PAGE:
Time to Add More TIPS to Your Portfolio?
by Linda Stern / Reuters
With U.S. gasoline selling under $2 a gallon, food prices relatively flat and Wall Street bond traders betting on 1.5% annual inflation as far the eye can see, it may seem like the wrong time to worry about rising consumer prices.
But some voices - including a few at the policy-setting Federal Reserve - are suggesting consumer inflation could take off faster than expected.
If oil reverses its recent steep decline and wages begin to move up in response to a tighter labor market, inflation could once again become a factor for investors to reckon with.
Some investors already are preparing for that reckoning.
Some big financial firms, including BlackRock, are telling their clients to hedge against inflation by buying funds that hold Treasury Inflation-Protected Securities, or TIPS.
These bonds, along with consumer-facing I-Bonds, peg some of their interest to the Consumer Price Index (CPI). So as inflation speeds up, holders of those bonds earn enough interest to keep up with it.
Investors have poured $2 billion in new money to TIPS exchange traded funds in the last 16 weeks. That may be an obvious bet: currently, 10-year TIPS are priced, relative to plain vanilla Treasuries, in a way that would reward investors should CPI inflation over the next 10 years top 1.57%. The Federal Reserve is targeting 2% inflation over next two years.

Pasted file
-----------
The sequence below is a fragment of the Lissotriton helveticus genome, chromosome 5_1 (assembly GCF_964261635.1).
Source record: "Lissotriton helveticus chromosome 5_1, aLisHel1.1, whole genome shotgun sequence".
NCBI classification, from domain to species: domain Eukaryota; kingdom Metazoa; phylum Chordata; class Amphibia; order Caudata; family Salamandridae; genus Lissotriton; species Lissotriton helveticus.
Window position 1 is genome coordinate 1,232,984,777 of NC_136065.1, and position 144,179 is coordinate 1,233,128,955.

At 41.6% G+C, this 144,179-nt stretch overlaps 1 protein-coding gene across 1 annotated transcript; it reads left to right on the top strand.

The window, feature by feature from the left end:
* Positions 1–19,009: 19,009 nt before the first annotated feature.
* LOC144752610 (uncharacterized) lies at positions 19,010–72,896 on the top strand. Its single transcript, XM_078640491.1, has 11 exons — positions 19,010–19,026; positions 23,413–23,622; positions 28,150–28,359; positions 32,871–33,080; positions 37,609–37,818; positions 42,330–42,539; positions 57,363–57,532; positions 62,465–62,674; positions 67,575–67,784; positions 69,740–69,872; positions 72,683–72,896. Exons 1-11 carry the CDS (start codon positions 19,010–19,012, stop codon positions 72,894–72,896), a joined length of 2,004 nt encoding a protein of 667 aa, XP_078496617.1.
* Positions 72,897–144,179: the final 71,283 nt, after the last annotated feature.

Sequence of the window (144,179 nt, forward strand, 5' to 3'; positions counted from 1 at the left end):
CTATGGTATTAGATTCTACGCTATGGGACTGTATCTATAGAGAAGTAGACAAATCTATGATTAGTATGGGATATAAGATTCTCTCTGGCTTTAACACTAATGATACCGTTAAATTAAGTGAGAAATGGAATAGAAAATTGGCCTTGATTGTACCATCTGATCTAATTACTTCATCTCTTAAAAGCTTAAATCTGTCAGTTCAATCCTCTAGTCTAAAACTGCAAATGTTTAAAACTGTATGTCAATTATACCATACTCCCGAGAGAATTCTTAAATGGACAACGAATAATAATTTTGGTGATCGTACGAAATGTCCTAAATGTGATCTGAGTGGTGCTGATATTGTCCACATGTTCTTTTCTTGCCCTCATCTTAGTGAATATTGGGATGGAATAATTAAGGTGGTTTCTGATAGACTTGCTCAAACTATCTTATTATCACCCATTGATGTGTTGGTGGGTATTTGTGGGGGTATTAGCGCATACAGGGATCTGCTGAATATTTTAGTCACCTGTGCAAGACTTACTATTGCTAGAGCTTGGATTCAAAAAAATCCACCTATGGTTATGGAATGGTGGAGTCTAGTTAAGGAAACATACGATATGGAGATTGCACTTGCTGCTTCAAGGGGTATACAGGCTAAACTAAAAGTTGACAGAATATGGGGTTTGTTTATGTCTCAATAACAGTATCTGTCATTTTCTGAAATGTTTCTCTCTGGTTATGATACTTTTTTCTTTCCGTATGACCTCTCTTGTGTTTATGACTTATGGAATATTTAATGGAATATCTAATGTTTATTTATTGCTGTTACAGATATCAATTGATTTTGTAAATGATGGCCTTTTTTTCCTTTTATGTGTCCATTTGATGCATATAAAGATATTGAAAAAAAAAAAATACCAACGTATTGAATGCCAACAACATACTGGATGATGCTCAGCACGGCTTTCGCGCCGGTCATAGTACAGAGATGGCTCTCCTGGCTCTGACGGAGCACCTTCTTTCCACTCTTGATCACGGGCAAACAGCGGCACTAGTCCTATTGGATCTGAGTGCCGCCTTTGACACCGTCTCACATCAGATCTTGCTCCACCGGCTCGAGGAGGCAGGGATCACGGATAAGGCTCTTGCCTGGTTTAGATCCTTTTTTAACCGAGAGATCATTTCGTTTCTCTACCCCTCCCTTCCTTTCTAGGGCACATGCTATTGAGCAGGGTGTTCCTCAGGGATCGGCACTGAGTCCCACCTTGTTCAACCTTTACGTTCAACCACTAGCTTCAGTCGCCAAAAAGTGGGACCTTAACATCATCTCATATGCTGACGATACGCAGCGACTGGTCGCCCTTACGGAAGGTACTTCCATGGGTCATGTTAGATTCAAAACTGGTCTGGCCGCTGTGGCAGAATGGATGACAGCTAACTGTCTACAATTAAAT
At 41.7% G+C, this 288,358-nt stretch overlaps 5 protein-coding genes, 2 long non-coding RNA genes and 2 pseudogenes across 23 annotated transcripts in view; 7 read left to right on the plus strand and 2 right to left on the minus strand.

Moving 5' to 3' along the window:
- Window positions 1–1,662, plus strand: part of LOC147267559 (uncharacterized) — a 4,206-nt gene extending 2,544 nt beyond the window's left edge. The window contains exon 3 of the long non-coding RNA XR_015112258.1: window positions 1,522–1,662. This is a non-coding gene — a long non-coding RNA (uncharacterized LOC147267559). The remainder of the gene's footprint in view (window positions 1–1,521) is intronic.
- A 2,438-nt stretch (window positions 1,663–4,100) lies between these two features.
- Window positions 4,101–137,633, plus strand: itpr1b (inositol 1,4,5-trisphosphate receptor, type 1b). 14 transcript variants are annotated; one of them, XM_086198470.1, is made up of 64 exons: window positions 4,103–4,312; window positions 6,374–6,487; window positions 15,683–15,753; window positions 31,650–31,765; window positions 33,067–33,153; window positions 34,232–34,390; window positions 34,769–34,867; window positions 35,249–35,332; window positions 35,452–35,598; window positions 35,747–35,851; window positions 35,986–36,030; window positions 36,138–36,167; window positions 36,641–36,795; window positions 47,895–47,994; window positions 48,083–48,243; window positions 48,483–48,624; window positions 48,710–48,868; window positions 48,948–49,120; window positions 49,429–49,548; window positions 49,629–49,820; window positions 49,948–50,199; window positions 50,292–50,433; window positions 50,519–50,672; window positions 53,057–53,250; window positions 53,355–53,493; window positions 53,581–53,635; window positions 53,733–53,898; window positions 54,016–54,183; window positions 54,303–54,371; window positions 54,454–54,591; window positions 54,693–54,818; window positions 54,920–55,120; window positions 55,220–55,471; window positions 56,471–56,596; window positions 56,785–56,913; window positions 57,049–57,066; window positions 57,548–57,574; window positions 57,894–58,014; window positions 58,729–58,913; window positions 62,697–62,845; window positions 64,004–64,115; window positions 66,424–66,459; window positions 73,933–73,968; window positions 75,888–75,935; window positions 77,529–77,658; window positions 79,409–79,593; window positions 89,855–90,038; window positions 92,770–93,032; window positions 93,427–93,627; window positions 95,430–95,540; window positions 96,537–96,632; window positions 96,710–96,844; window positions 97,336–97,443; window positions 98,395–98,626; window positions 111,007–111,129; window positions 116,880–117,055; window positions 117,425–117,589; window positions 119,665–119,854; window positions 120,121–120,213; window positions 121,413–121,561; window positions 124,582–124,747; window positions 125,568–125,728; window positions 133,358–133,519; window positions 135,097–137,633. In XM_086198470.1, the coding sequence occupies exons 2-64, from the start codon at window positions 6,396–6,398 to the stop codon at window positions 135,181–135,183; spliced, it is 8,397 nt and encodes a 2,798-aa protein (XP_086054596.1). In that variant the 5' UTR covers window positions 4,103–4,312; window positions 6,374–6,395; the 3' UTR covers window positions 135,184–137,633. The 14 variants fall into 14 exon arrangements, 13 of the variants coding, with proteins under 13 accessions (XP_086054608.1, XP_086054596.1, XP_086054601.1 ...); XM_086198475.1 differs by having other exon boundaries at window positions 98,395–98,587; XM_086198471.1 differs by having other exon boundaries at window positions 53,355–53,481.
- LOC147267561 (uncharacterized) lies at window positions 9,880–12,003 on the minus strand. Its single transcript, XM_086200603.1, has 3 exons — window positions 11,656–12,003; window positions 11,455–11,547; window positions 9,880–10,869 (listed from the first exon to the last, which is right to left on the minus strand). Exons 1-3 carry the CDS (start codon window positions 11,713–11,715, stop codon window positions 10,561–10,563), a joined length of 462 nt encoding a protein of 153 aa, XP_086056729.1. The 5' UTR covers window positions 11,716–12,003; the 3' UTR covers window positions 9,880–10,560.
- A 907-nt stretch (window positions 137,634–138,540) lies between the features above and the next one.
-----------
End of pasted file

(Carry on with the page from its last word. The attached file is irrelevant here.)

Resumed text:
That makes TIPS seem like a slam dunk. With New York oil futures trading at around $38 per barrel, it is hard to imagine a world where U.S. consumer prices will not rise by more than 1.57%.
But think twice before you jump in with both feet - and your retirement account. The following are some of the downside risks you take when you bet on inflation with TIPS:
* Protection is limited. TIPS funds may jump quickly in value if investor sentiment starts to reflect big inflation expectations, but they rarely reward investors over time for sustained inflation. At best, they merely pace the CPI with a lag, so you can protect the amount of money you have in a TIPS fund from the effects of a rising CPI. They are not going to overcompensate. To hedge against a big and sustained pickup in prices, you are better off investing in stocks of companies that really jump during times of inflation, such as energy and real estate. Since 1970, the stock market sectors that have performed best during months of rising consumer prices are energy, information technology, materials and healthcare, according to Sam Stovall of S&P Global Market Intelligence.
* There is a worst-case scenario. Like all other bonds, i-bonds lose value when interest rates go up. Should interest rates rise faster than inflation does - expanding what economists call "real rates" - holders of TIPS may get slammed. And because their bonds currently are lower-yielding than Treasuries of comparable maturities, they will become less valuable as rates rise, and not be cushioned by any rising-CPI payouts.
* You have to plan around a tax hit. Even if you hold your TIPS and TIPS funds for years and years, you will be liable for federal income taxes on the income you earn every year, including the increase in value of the bond should rates fall. That means that if you decide to invest in them, you should do so from within a tax-favored account, such as an individual retirement account or 401k.
* You might be betting wrong. Though TIPS currently are favorably priced, it will take a global economic surge and a recovery in oil prices before there is any big jump in inflation, according to Dan Shackelford, portfolio manager of the T. Rowe Price Inflation Protected Bond Fund. "I don't think we're in the midst of a forced march to higher inflation anytime soon," he said.